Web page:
Shockwave blast offers an end to the agony of kidney stones

Hope for one-in 11 Britons as new shockwave blast offers an end to the agony of kidney stones

  • The procedure blasts the troublesome crystals without harming healthy tissue
  • The kidney stones, which cause painful blockages, can pass though urine
  • Doctors can treat patients within 48 hours of referral without an anaesthetic 
  • The new treatment negates the need for painful and costly invasive surgery

Patients with agonising kidney stones will now be offered shockwave therapy within 48 hours of seeing a doctor.

The procedure, which can be carried out without an anaesthetic, uses a machine that directs blasts of ultrasound energy at the kidneys. The waves break up troublesome crystals which cause a blockage in the organs, without damaging healthy tissue.

The stones can then pass out of the body painlessly through urine.

These kidney stones, circled, shown on a CT scan can be treated using shockwave therapy

One in 11 Britons will suffer kidney stones at some point during their life

Given early, shockwave therapy, or lithotripsy, may save thousands of sufferers from developing infections or needing invasive surgery later on, according to a draft document from health watchdogs the National Institute for Health and Care Excellence.

One in 11 Britons will develop a symptomatic kidney stone at some stage. The condition is caused by waste products in the blood forming crystals inside the kidney – in time they can form a hard, stone-like lump.

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Although smaller ones pass painlessly through the body, larger ones can cause excruciating pain as they start to pass down the ureter, the tube carrying urine from the kidneys to the bladder.

Kidney stones can run in families – and the risk is increased by a lack of fluids, some medications and conditions including inflammatory bowel disease, thyroid problems and kidney disease.

The number of patients suffering kidney stones is rising, although experts are not sure why. Some blame obesity and warmer climates due to global temperature increases – and waiting times for surgery are growing too.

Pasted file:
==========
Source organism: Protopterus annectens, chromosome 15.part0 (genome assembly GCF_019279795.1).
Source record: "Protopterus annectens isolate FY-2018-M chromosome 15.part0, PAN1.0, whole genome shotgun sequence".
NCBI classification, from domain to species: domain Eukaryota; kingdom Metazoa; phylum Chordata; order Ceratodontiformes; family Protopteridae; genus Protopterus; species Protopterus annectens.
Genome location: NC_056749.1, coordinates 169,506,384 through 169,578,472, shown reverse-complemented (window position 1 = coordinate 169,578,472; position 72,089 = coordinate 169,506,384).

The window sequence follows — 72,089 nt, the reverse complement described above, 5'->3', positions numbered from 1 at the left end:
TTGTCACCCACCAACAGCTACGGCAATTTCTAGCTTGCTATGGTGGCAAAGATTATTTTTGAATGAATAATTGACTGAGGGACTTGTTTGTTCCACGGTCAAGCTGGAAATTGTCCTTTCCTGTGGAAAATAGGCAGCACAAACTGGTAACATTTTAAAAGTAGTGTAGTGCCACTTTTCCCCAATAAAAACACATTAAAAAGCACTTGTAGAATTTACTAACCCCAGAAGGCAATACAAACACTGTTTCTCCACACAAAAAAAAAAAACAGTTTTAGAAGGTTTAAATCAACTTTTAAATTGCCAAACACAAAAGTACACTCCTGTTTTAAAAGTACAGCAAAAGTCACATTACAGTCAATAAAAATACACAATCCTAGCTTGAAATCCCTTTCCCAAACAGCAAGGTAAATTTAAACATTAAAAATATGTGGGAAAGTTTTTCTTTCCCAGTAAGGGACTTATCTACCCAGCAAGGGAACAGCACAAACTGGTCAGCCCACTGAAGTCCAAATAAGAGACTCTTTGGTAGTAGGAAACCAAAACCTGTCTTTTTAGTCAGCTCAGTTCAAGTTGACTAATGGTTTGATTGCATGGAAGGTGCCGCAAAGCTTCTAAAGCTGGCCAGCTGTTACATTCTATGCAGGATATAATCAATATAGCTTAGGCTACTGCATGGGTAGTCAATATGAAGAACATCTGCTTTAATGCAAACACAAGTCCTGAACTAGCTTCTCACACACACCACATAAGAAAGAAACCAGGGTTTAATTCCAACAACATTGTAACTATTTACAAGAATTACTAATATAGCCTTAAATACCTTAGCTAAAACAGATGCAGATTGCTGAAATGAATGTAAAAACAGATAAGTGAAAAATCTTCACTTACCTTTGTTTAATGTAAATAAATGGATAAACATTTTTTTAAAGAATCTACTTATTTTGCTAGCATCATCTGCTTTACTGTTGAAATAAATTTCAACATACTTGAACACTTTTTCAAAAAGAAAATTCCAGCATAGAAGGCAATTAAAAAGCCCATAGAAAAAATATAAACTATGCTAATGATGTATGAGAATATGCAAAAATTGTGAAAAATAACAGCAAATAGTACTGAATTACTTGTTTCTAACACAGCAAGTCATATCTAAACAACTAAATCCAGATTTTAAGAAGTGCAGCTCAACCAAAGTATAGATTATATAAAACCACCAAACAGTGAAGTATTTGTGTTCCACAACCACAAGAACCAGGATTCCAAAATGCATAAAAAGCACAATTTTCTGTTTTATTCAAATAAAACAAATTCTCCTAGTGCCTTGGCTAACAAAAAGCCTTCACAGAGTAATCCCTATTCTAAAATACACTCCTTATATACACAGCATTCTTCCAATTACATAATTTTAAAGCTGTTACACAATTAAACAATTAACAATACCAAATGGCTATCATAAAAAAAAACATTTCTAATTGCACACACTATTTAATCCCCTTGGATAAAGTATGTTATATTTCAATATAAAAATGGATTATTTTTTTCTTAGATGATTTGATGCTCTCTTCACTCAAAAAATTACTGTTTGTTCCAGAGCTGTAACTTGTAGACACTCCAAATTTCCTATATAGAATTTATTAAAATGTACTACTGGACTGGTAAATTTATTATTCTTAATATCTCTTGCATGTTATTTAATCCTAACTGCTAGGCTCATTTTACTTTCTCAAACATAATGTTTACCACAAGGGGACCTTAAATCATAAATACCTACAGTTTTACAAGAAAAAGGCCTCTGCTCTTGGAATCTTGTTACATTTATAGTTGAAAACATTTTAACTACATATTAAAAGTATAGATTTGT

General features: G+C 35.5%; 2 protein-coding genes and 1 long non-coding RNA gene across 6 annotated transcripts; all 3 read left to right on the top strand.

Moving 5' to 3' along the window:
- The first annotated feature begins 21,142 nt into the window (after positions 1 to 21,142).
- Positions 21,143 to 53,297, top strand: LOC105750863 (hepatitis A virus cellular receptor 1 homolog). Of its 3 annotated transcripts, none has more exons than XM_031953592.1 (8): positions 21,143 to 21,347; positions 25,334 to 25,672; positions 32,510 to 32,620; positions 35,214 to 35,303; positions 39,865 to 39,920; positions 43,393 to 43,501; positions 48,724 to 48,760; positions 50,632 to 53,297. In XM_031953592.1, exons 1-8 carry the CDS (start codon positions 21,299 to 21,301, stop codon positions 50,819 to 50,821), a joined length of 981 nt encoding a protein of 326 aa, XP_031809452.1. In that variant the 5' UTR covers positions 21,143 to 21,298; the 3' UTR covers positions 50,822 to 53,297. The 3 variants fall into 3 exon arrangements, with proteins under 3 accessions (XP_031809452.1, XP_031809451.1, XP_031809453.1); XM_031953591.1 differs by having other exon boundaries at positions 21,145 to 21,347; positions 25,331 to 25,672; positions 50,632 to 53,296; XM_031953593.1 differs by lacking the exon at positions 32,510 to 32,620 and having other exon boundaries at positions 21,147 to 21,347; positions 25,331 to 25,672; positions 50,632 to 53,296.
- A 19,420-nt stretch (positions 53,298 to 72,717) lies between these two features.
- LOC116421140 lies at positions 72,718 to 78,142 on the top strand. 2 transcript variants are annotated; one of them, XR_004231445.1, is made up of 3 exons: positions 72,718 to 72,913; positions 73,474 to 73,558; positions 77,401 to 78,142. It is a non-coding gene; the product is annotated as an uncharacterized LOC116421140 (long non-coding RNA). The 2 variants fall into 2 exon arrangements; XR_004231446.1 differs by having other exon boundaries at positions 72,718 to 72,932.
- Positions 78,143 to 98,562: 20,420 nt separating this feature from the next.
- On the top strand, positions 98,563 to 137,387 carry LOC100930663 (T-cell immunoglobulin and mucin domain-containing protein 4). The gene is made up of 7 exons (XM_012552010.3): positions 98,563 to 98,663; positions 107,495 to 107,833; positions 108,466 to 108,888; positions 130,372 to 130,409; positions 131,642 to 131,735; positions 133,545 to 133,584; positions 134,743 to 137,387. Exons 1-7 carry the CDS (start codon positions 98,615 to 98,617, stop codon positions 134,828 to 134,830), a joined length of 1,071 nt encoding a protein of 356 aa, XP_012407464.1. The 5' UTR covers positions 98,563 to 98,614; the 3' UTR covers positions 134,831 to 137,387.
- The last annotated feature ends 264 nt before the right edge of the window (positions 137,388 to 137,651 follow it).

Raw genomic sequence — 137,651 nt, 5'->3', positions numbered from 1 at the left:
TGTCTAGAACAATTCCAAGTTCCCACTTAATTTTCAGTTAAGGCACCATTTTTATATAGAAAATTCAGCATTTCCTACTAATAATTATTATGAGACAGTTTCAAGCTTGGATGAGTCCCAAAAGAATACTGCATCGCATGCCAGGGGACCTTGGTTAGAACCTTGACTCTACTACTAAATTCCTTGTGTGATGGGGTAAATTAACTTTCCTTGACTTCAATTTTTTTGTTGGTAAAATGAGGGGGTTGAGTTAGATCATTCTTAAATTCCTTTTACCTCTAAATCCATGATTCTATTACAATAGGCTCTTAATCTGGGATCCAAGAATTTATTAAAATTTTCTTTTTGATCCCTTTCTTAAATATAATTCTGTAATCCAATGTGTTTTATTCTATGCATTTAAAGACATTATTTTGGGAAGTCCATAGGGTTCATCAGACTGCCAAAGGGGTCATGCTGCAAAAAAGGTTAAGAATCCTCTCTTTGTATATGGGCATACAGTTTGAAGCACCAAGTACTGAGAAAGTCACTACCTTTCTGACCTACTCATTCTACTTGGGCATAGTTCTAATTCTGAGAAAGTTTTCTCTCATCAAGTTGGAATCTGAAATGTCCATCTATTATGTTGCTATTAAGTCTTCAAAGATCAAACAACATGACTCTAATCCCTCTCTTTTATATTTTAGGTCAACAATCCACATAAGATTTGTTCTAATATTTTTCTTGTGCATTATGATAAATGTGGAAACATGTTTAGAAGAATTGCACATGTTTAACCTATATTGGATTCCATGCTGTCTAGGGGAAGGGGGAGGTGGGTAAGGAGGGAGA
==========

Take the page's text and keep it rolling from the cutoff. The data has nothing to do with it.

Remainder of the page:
At present, there are two other common ways of treating the condition. Ureteroscopy involves passing a fine tube through the urethra into the bladder, and then into the ureter – through this, instruments can be used to remove a stone causing the blockage. And percutaneous nephrolithotomy is a keyhole procedure in which surgeons make a small incision in the back and either remove or break up the stone.

Both options involve a general anaesthetic and a hospital stay, and patients may have to wait six weeks or more for an operation.

During this time, they may need to be fitted with an uncomfortable 2.5cm-long stent, a hollow tube which opens a channel from the kidneys to the bladder.

Stewart Williams, 51, a photographer from Croydon, South London, was diagnosed with kidney stones in May, after slight stomach discomfort quickly turned to shooting pains across his abdomen.

‘It was simply excruciating,’ he says. ‘I took the Tube to A&E at St Thomas’ Hospital and thought I’d walk the last stretch, but the pain was so bad that I had to take a taxi. It felt like I was being stabbed.’

After arriving at 10pm, he saw a doctor a couple of hours later and was given a CT scan.

The scan showed a large kidney stone measuring 1cm by 1.5cm, lodged in the ureter. And because the stone was partly blocking urine flow from the kidneys, Stewart was developing a kidney infection too.

Doctors suggested putting a stent alongside the stone until it passed, so that urine could drain away – and if that failed to work within four weeks, they could laser the stone to break it up.

‘I was in agony so it was a relief when they told me they could also offer lithotripsy to break up the stone so that it would pass naturally,’ he added.

Susan Willis, consultant urologist at Guy’s and St Thomas’ NHS Foundation Trust, who treated Stewart, said: ‘Lithotripsy is a well-established treatment which is cheaper than surgery and means patients don’t need a general anaesthetic, and means they can be treated quickly too.

‘Hopefully now more patients can be referred for lithotripsy and treated quickly.

‘Since we select patients carefully, we have a 100 per cent success rate.’

Stewart had lithotripsy at Guy’s the next morning, taking powerful painkillers before lying on a rubber mat as shockwaves were beamed into his back.

About 3,000 shocks are delivered during the 60-minute procedure.

‘It felt like a steady ping, ping,’ he says. ‘But since I’d had no sleep and also had some sedation, I actually fell asleep halfway through. And because there was no general anaesthetic, I could leave for a cup of tea straight afterwards.’

An X-ray two weeks later showed the stone had not passed completely, so he had another three sessions. He passed a small piece of stone which looked like black grit, and by mid-August the stone had disappeared completely.

‘Now I drink lots of water to dilute the urine and make it harder for stones to form,’ he says.

‘With luck I’ll never have another stone, and it’s wonderful to have it disappear without surgery.’


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